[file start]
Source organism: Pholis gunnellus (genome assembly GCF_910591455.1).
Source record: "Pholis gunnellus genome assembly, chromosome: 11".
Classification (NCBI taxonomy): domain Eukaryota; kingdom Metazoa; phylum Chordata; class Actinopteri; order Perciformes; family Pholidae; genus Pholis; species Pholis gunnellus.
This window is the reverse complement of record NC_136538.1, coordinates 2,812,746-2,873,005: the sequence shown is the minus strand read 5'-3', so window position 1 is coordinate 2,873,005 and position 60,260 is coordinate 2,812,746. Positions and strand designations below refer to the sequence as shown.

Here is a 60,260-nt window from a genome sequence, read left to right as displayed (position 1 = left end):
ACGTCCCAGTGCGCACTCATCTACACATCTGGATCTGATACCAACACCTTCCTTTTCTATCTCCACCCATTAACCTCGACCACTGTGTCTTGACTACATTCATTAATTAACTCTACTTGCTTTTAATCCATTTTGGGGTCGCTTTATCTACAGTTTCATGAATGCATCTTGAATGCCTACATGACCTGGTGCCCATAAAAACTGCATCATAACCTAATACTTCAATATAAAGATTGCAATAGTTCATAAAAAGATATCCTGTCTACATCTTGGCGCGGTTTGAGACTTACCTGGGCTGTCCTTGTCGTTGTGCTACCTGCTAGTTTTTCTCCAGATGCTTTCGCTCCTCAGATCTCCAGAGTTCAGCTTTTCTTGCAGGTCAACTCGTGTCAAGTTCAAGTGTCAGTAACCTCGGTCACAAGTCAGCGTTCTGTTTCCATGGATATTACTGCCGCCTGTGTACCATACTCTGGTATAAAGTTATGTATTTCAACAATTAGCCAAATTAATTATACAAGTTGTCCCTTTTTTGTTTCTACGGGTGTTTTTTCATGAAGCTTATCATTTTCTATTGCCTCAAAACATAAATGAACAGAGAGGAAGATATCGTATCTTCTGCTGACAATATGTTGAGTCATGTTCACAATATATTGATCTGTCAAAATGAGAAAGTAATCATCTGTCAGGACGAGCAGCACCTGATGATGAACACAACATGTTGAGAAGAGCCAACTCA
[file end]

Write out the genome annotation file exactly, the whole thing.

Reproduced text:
Source organism: Pholis gunnellus (genome assembly GCF_910591455.1).
Source record: "Pholis gunnellus genome assembly, chromosome: 11".
Classification (NCBI taxonomy): domain Eukaryota; kingdom Metazoa; phylum Chordata; class Actinopteri; order Perciformes; family Pholidae; genus Pholis; species Pholis gunnellus.
This window is the reverse complement of record NC_136538.1, coordinates 2,812,746-2,873,005: the sequence shown is the minus strand read 5'-3', so window position 1 is coordinate 2,873,005 and position 60,260 is coordinate 2,812,746. Positions and strand designations below refer to the sequence as shown.

Here is a 60,260-nt window from a genome sequence, read left to right as displayed (position 1 = left end):
ACGTCCCAGTGCGCACTCATCTACACATCTGGATCTGATACCAACACCTTCCTTTTCTATCTCCACCCATTAACCTCGACCACTGTGTCTTGACTACATTCATTAATTAACTCTACTTGCTTTTAATCCATTTTGGGGTCGCTTTATCTACAGTTTCATGAATGCATCTTGAATGCCTACATGACCTGGTGCCCATAAAAACTGCATCATAACCTAATACTTCAATATAAAGATTGCAATAGTTCATAAAAAGATATCCTGTCTACATCTTGGCGCGGTTTGAGACTTACCTGGGCTGTCCTTGTCGTTGTGCTACCTGCTAGTTTTTCTCCAGATGCTTTCGCTCCTCAGATCTCCAGAGTTCAGCTTTTCTTGCAGGTCAACTCGTGTCAAGTTCAAGTGTCAGTAACCTCGGTCACAAGTCAGCGTTCTGTTTCCATGGATATTACTGCCGCCTGTGTACCATACTCTGGTATAAAGTTATGTATTTCAACAATTAGCCAAATTAATTATACAAGTTGTCCCTTTTTTGTTTCTACGGGTGTTTTTTCATGAAGCTTATCATTTTCTATTGCCTCAAAACATAAATGAACAGAGAGGAAGATATCGTATCTTCTGCTGACAATATGTTGAGTCATGTTCACAATATATTGATCTGTCAAAATGAGAAAGTAATCATCTGTCAGGACGAGCAGCACCTGATGATGAACACAACATGTTGAGAAGAGCCAACTCA